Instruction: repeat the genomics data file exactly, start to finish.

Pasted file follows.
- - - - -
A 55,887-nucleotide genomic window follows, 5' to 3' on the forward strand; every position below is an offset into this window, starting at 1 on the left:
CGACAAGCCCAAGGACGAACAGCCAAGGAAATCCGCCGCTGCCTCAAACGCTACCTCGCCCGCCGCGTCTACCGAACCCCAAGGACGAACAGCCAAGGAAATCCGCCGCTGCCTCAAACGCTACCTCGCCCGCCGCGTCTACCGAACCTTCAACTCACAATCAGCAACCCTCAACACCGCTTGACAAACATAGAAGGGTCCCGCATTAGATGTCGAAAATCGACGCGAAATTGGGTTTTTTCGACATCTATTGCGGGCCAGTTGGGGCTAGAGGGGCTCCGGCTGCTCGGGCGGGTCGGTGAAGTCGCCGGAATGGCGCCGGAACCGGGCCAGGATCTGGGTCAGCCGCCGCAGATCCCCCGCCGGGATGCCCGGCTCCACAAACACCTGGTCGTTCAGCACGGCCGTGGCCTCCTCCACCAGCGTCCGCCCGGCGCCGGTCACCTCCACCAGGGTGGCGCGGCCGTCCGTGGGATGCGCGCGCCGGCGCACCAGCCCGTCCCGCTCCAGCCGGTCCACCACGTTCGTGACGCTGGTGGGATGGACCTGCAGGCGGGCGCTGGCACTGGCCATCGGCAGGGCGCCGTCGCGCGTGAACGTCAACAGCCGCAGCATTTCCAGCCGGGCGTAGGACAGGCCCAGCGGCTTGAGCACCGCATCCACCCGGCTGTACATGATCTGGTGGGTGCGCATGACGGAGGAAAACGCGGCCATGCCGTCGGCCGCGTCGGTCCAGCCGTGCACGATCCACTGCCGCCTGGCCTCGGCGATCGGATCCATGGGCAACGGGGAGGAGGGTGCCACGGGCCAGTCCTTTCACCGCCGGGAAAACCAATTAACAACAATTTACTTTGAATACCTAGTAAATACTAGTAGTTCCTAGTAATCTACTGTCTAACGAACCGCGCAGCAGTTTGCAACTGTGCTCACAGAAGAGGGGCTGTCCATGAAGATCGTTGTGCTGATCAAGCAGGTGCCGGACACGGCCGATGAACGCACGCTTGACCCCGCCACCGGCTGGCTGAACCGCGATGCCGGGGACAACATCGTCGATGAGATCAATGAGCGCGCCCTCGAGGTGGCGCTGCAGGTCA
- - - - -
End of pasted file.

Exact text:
A 55,887-nucleotide genomic window follows, 5' to 3' on the forward strand; every position below is an offset into this window, starting at 1 on the left:
CGACAAGCCCAAGGACGAACAGCCAAGGAAATCCGCCGCTGCCTCAAACGCTACCTCGCCCGCCGCGTCTACCGAACCCCAAGGACGAACAGCCAAGGAAATCCGCCGCTGCCTCAAACGCTACCTCGCCCGCCGCGTCTACCGAACCTTCAACTCACAATCAGCAACCCTCAACACCGCTTGACAAACATAGAAGGGTCCCGCATTAGATGTCGAAAATCGACGCGAAATTGGGTTTTTTCGACATCTATTGCGGGCCAGTTGGGGCTAGAGGGGCTCCGGCTGCTCGGGCGGGTCGGTGAAGTCGCCGGAATGGCGCCGGAACCGGGCCAGGATCTGGGTCAGCCGCCGCAGATCCCCCGCCGGGATGCCCGGCTCCACAAACACCTGGTCGTTCAGCACGGCCGTGGCCTCCTCCACCAGCGTCCGCCCGGCGCCGGTCACCTCCACCAGGGTGGCGCGGCCGTCCGTGGGATGCGCGCGCCGGCGCACCAGCCCGTCCCGCTCCAGCCGGTCCACCACGTTCGTGACGCTGGTGGGATGGACCTGCAGGCGGGCGCTGGCACTGGCCATCGGCAGGGCGCCGTCGCGCGTGAACGTCAACAGCCGCAGCATTTCCAGCCGGGCGTAGGACAGGCCCAGCGGCTTGAGCACCGCATCCACCCGGCTGTACATGATCTGGTGGGTGCGCATGACGGAGGAAAACGCGGCCATGCCGTCGGCCGCGTCGGTCCAGCCGTGCACGATCCACTGCCGCCTGGCCTCGGCGATCGGATCCATGGGCAACGGGGAGGAGGGTGCCACGGGCCAGTCCTTTCACCGCCGGGAAAACCAATTAACAACAATTTACTTTGAATACCTAGTAAATACTAGTAGTTCCTAGTAATCTACTGTCTAACGAACCGCGCAGCAGTTTGCAACTGTGCTCACAGAAGAGGGGCTGTCCATGAAGATCGTTGTGCTGATCAAGCAGGTGCCGGACACGGCCGATGAACGCACGCTTGACCCCGCCACCGGCTGGCTGAACCGCGATGCCGGGGACAACATCGTCGATGAGATCAATGAGCGCGCCCTCGAGGTGGCGCTGCAGGTCA